Review: Alex Skolnick’s Planetary Coalition – The Sounds of World Cultures

Alex Skolnick is a very well-respected figure in the world of metal and hard rock. A long-time lead guitarist for the thrash metal band Testament, as well as being a touring guitarist with Savatage and holiday-season rock gods, Trans Siberian Orchestra, has netted him worldwide accolades for his performance and composition abilities which are often fierce, extreme, and extremely melodic at the same time.

Some years back, he decided to take a hiatus from Testament to pursue what was a fledgling passion of his – Jazz. Having studied the extensively, he put together his own eponymous jazz trio, and released two albums before rejoining Testament for a major comeback. Despite having a foot firmly in the world of blistering thrash metal, Skolnick hasn’t relinquished his love for Jazz, nor has he turned his back on a wide range of other influences audible in his playing.

Now he has released “Alex Skolnick’s Planetary Coalition”. It’s an eclectic collection of extremely well produced, well written and well played songs, largely instrumental, that celebrates the many diverse musical traditions of cultures around the world. Helping Skolnick along on his mission is a gathering of absolutely excellent musicians from many countries, some of whom are virtuosos in their own right, yet mostly unknown to Alex Skolnick’s usual fans.

The songs really pulsate with life and are capable of transporting you thousands of miles across oceans to lands far away. The songwriting is lively, enthralling and dramatic, despite the instrumental nature of most of these songs. Skolnick and his accomplices have succeeded in crafting textures that are vividly and expertly painted using a wide range of instruments, from Indian tablas and santoors, to the Chinese pipa, and Arabic oud and riq drums. This variation of timbres and tones adds real depth of character to the songs which also feature a rich smattering of steel and nylon-strung guitars, piano, accordion, violin and other instruments more conventional in western music.

Skolnick’s playing in particular is extremely interesting to see in this ever-changing situation of country-hopping musical traditions. While his core style is very much in-tact, and very recognizable to fans of his work, it’s a joy and a treat to see how versatile he can be. Though he mostly sticks to steel-string acoustic guitars on this album, his playing effortlessly transitions in and out of musical genres, all while still showing off his unique style, sometimes reminiscent of Randy Rhoads, Al DiMeola, and even John McLaughlin. Sometimes he plays fast and furious, and other times he takes a back seat and plays simpler, less complicated passages, but his composition always fits the songs just perfectly, accenting and exciting at just the right times.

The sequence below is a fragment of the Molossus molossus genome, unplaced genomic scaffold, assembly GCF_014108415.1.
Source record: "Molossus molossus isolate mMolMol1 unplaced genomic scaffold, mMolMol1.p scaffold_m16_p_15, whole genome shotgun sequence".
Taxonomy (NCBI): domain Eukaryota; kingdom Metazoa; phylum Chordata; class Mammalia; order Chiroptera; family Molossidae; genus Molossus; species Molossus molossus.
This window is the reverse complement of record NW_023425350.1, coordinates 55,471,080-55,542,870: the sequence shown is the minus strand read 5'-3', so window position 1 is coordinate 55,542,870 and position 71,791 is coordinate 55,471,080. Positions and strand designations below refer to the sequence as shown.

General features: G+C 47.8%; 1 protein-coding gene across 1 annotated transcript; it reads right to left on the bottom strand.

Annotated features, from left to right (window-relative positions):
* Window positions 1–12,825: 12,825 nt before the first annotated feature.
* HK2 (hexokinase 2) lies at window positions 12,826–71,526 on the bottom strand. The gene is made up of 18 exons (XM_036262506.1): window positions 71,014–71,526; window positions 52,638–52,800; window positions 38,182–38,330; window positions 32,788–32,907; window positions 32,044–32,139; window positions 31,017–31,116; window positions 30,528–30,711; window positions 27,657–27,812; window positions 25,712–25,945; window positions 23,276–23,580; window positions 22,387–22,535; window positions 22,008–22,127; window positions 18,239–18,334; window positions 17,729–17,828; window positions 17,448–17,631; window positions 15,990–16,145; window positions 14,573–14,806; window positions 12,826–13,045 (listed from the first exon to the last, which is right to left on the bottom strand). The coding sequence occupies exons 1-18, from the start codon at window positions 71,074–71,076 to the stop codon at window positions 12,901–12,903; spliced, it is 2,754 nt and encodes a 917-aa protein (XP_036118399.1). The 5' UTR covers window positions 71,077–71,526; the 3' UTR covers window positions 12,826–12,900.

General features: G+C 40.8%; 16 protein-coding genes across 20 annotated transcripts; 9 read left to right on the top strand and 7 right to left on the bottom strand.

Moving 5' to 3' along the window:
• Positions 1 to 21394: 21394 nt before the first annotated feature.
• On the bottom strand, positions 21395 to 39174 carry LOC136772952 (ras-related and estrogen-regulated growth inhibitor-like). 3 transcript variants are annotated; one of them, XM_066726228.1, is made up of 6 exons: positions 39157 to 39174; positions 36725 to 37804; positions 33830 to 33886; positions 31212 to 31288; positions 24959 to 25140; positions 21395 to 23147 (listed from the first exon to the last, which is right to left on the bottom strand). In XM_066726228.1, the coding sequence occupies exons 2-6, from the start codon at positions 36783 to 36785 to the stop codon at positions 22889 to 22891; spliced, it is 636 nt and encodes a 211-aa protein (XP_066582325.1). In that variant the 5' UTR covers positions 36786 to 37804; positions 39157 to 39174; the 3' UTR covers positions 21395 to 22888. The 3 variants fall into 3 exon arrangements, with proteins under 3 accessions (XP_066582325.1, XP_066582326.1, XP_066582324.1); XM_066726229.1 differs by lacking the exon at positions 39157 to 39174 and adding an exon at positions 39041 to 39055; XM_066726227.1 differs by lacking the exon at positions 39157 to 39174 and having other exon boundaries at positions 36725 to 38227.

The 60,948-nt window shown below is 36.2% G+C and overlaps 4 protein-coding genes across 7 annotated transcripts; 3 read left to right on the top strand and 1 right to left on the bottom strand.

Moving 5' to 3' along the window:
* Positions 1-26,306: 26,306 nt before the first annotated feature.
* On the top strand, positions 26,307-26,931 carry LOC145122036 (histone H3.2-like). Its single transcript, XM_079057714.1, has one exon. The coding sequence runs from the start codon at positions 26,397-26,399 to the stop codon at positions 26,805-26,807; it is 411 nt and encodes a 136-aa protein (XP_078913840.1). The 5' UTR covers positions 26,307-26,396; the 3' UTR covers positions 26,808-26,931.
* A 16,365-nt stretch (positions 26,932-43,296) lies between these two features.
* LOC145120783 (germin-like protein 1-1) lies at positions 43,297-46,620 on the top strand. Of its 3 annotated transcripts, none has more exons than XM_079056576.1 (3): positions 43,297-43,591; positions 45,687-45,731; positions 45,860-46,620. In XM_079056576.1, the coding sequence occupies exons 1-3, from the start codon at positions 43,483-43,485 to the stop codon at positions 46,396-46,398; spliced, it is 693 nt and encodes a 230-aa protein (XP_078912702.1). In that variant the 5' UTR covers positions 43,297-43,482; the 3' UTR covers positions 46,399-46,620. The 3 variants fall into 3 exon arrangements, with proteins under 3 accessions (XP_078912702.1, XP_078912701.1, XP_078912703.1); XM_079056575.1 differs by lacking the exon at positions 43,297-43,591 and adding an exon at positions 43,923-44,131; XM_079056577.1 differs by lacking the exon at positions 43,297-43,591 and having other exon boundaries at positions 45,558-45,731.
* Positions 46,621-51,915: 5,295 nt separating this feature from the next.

That said, this is certainly not an album just for guitar-nerds.  It is as experimental, thought-provoking and intellectually challenging as a Pink Floyd or King Crimson album, yet retains a simpler musicality that anyone can appreciate.

As a person born into an Indian family, who grew up in the Middle East, and moved to first English-speaking, and then French-speaking Canada, I can honestly say that my experience of music is diverse. Many of the Eastern-, Arabic- and African-influenced songs on this album take me back to my childhood in the Middle East, surrounded by a whirlwind of sights, smells, sounds, cultures, foods, and peoples from all over the world. Throughout the album you can hear a myriad of different musical references and cues, from the Indian Classical/Jazz Fusion stylings of Shakti, to flamenco legend Paco De Lucia, Arabic folk music, elaborate cinematic soundtracks from contemporary Chinese kung fu movies, the smooth sounds of Pat Metheny, the Gypsy Kings, spicy Cuban Jazz, and even the weighty Egyptian-themed acoustic stylings of Karl Sanders. All this is set against the bedrock of Alex Skolnick’s unmistakeable sense of rhythm, melody and musical drama which masterfully holds the album together and provides a distinct thread to follow along with as you are guided from one culture’s music to another.

Put simply, if you relish the sounds of world cultures, or want to challenge yourself as a listener of music in general, you should listen to this. And if you’re a fan of Alex Skolnick, you should definitely pick this up. It’s an extremely rewarding listening experience.

Rating: 9/10
Runtime: 14 tracks, 1hr 14mins
Favourite tracks: Island in the Sky, Playa La Ropa, Back to the Land, Rock of Ramallah.
Category: World Music.
Label: ArtistShare

Special thanks to guest contributor Ryan Sequeira for this review